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Directed By:
Chris Buck & Kevin Lima
Produced By: Bonnie Arnold
Based On: Edgar Rice Burroughs’ Tarzan of the Apes (1914)
Premiered On:
June 12, 1999
Distribution By:
Buena Vista Pictures

Arguably the last of the Disney Renaissance films, as technically Fantasia 2000 is akin to its predecessor being a collection of short films and the film Dinosaur is more akin to the likes of Who Framed Roger Rabbit? or Enchanted insomuch that while there is animation involved there is also a lot more live action work. While I don’t deny that Fantasia 2000 is truly the big bang ending to the Disney Renaissance, because let me tell you, you’ve not seen a greater cartoon segment than the likes of that which featured the characters of the Phoenix and the Sprite of Spring, Tarzan still makes for a good finale.

The basic summary of the film goes that a English couple’s boat sinks in the midst of a terrible storm but they, and their infant son, survive and manage to make a home for themselves in the jungles of Africa. Unfortunately, as the introductory song attests, for all that is beautiful and wondrous in such an environment, so too are there many dangers. Tarzan’s parents are killed and the young baby boy is adopted and raised by the gorilla Kala as a child of her own, despite the misgivings and outright dismissal from her mate and leader of the gorilla troop, Kerchak.

Time goes on and though Tarzan initially struggled to thrive and survive amidst the apes and the other animals of the jungle, he grows in strength and prowess, eventually, and rather unknowingly, avenging the deaths of his parents and that of Kerchak and Kala’s own lost child by fighting and killing the leopard Sabor. However, Tarzan’s view of himself and the world around him is rocked down to its very foundations as some new visitors have come to the jungles of Africa. Strangers who look very much like him.

As before, there is much more to the story beyond what I’ve said but as with Mulan and other Disney films I’ve reviewed, I want to entice people to watch these films for themselves based on what little I’ve described rather than how much I’ve laid out. That and save for The Black Cauldron and a few other films further down the line, I’m looking at you direct-to-DVD “sequels” your time is coming, I’ve yet to see any soapbox upon which to stand upon.

Between the book and the film, there is actually quite a surprising amount of differences, particularly in how certain characters are portrayed and how the original novel ended. First and foremost, Tarzan’s first encounter with humans was not with Jane Porter, her father, or his cousin Clayton, but rather a tribe of African natives that had moved close to his territory and whom had, unknowingly, incurred his wrath with but one single mistake.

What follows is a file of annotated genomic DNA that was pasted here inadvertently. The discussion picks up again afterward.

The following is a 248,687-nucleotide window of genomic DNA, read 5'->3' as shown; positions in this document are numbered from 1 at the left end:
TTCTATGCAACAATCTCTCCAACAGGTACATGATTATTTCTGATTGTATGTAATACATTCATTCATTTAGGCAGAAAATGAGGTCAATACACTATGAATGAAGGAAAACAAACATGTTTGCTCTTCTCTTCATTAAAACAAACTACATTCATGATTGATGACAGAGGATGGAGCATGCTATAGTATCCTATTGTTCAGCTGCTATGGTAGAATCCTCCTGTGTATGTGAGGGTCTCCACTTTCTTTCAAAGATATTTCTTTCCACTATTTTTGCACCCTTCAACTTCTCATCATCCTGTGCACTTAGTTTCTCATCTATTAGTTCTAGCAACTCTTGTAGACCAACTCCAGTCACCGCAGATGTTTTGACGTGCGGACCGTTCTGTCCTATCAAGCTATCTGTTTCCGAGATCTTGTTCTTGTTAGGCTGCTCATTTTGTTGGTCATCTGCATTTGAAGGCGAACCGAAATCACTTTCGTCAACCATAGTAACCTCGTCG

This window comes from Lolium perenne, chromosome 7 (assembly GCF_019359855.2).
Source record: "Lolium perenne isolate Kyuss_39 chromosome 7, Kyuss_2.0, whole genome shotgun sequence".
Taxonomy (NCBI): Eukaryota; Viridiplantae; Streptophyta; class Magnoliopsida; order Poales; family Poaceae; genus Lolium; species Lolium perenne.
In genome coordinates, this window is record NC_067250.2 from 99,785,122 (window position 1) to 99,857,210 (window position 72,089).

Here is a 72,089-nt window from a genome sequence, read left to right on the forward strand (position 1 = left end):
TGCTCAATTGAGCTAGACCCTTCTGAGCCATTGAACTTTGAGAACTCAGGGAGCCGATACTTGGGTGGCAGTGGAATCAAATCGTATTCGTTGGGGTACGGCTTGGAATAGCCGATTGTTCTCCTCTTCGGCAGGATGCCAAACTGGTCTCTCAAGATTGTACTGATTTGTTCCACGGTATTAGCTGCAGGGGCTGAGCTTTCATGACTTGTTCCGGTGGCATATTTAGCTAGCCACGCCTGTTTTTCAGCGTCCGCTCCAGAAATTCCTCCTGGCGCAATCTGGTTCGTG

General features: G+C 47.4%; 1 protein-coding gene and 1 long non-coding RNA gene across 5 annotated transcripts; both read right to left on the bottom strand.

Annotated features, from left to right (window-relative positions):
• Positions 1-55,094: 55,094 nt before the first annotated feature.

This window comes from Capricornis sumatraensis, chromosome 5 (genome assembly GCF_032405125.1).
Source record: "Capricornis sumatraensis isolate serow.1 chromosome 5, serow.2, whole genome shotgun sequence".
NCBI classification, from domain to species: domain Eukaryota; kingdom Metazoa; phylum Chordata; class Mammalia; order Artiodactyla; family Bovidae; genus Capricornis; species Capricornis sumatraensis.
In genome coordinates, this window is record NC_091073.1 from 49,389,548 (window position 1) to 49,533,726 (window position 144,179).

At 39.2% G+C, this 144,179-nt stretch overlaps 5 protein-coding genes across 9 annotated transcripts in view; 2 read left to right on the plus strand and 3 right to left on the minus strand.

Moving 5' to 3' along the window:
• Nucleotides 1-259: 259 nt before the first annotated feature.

They killed Tarzan’s mother.

Though he avenged her, Tarzan kept a rather antagonistic relationship with the tribe, enough so that they started to believe him as being more of an evil spirit than a fellow human being and attempted to placate him in various fashions.

Contrary to what happens in the film, Kerchak actually fights Tarzan to the death, which thus promotes him to being the Lord of the Apes as he’s so aptly named. Another, rather weird difference I’ll admit, is that in the novel, it was Tarzan himself who not only discovered his parents’ cabin but who taught him how to read and another visitor to Africa altogether, a French naval officer, who teaches him how to behave amongst civilized people.

Oh, and teaches him French too but that’s to be expected really…

One final, and admittedly rather surprising, difference between the novel and the film itself is how it ends. See, rather than staying with Tarzan in the jungles of Africa, Jane and her father left for America, specifically Wisconsin, and though he eventually made his way to her and renew their old acquaintance, Tarzan and Jane did not end up together as she was, at the time, engaged to another man and Tarzan chose to not interfere with her happiness.

Considering she was going to be married to Clayton, Tarzan’s cousin and all around scumbag, I’d say some interference was more than necessary.

With the likes of Phil Collins adding to the music of the film, pinning down one song in particular was as easy as it is difficult. For while the song “You’ll Be in My Heart” has won both Academy and Global Globe Awards, it is still technically a lullaby and while an extremely wonderful and heartwarming song, it does not truly describe the adversities of Tarzan. “Strangers Like Me” comes at a close second and is tied with “Son of Man” for both actual music and fun visuals, especially the former with the various attempts at educating Tarzan.

Ultimately, it falls upon the introductory and ending song of the film, “Two Worlds” that best fits for the film as a whole. Aside from all but spelling out the hardships that Tarzan faces being a part of two different worlds, the world that he knows and the world to which he belongs… There is rarity amongst films wherein a song perfectly fits with what is happening on screen and this song is hands down the first to come to mind whenever I think of such things.

Overall, I give Tarzan… hrm… Oh, who am I kidding, ten out of five once more. Aside from stunning landscapes and wonderful music, the animation quality in this film is virtually second to none in the entire Disney Renaissance. It is an actual fact that, currently mind you, Tarzan is the most muscularly accurate depiction of a human being in animation history, which in itself is extremely hilarious as many of the animators had presumed that animating him would be extremely easy as the only clothing they had to worry about was his loin cloth.